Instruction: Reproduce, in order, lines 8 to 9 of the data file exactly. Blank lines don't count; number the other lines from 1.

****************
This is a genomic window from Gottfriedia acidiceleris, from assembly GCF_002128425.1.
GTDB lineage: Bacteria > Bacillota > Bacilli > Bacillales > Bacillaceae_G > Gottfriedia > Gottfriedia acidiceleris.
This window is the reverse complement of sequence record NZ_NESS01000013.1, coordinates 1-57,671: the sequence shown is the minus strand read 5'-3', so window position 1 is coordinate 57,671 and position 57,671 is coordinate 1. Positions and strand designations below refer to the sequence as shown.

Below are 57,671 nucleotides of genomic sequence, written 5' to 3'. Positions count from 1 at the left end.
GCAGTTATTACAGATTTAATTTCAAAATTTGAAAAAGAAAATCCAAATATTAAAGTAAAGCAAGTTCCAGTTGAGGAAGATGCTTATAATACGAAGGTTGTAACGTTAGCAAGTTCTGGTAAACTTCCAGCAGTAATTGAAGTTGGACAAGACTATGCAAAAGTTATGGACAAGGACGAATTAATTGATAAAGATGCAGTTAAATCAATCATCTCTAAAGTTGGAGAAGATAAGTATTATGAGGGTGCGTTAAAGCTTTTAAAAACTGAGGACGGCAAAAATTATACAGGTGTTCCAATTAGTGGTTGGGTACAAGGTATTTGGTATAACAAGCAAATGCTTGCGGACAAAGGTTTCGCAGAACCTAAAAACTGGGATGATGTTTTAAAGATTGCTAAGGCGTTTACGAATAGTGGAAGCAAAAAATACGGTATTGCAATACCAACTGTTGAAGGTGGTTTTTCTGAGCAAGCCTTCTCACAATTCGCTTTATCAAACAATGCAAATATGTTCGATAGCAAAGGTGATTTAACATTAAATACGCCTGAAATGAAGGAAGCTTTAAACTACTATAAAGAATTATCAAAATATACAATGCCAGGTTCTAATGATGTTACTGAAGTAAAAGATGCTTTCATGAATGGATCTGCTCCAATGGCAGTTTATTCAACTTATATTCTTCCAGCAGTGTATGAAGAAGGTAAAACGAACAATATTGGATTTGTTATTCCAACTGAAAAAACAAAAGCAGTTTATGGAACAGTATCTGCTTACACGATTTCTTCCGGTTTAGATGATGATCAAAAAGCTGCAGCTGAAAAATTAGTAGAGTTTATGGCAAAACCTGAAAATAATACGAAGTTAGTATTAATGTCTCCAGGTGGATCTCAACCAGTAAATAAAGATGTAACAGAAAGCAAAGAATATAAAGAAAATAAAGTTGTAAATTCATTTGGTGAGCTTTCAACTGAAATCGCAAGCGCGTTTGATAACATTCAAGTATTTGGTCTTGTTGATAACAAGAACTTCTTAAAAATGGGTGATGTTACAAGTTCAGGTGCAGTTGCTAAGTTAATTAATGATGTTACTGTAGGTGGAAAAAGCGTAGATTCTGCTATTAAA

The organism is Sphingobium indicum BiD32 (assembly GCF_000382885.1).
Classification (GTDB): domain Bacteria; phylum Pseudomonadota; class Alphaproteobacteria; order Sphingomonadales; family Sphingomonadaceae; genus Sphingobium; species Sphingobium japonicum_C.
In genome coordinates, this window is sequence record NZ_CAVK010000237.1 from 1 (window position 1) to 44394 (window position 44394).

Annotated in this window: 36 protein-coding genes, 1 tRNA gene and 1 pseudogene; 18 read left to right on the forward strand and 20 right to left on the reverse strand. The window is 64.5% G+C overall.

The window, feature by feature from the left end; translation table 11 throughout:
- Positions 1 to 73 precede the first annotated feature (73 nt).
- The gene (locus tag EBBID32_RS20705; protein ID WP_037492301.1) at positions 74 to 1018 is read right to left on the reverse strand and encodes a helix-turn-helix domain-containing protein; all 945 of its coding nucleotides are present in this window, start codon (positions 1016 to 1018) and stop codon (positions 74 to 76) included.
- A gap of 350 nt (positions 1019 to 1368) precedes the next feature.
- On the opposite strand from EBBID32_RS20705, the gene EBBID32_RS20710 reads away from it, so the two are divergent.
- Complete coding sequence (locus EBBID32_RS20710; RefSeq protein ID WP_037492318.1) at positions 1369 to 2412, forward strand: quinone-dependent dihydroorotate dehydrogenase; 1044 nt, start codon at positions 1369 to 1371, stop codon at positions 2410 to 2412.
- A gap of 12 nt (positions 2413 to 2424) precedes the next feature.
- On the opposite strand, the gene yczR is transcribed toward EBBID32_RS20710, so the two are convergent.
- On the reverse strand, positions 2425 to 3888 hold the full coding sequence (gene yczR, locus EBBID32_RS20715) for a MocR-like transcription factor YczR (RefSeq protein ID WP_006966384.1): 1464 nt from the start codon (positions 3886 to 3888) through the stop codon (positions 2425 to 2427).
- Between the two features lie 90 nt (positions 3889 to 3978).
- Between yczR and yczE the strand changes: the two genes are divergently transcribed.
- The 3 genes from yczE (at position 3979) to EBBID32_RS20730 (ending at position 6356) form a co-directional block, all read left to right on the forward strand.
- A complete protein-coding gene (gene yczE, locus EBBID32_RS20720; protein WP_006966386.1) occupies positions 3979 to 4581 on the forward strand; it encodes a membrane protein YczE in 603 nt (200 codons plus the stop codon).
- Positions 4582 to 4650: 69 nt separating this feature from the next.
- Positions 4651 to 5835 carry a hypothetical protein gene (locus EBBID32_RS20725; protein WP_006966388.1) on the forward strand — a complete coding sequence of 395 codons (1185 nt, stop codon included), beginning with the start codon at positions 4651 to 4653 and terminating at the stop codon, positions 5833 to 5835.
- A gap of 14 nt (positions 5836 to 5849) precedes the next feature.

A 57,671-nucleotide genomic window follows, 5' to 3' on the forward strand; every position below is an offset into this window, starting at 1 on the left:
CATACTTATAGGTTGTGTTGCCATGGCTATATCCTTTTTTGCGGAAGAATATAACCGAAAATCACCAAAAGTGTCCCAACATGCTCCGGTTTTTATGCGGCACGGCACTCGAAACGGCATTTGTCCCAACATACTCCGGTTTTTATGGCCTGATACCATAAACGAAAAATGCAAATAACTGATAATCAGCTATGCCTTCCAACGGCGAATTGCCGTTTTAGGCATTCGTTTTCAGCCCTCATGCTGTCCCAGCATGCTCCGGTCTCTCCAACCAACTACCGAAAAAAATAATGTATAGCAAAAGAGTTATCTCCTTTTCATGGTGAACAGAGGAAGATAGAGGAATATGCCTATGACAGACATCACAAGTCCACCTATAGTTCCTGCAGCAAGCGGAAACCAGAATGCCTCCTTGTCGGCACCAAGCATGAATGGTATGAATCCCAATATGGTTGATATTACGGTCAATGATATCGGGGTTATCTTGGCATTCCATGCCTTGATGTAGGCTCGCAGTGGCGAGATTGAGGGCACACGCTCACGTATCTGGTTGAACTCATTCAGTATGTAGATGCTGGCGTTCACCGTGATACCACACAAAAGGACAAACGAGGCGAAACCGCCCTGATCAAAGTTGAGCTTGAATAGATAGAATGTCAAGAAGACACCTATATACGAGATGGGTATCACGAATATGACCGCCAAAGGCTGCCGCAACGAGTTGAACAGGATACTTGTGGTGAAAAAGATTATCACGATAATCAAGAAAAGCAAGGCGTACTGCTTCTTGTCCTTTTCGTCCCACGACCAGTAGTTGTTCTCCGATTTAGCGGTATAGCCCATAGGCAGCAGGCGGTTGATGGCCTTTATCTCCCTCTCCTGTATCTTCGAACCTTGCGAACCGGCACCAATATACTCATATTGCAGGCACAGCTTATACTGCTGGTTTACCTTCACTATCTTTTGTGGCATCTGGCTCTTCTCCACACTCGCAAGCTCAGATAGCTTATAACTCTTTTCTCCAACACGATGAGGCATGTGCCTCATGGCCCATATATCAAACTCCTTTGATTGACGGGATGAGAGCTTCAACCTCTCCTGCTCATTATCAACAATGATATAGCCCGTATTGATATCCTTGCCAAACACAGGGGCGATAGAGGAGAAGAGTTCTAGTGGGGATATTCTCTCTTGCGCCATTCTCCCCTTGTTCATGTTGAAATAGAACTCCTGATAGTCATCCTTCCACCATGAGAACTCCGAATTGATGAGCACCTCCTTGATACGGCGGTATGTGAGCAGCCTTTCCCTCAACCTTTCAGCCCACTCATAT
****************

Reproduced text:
In genome coordinates, this window is sequence record NZ_CAVK010000237.1 from 1 (window position 1) to 44394 (window position 44394).

Annotated in this window: 36 protein-coding genes, 1 tRNA gene and 1 pseudogene; 18 read left to right on the forward strand and 20 right to left on the reverse strand. The window is 64.5% G+C overall.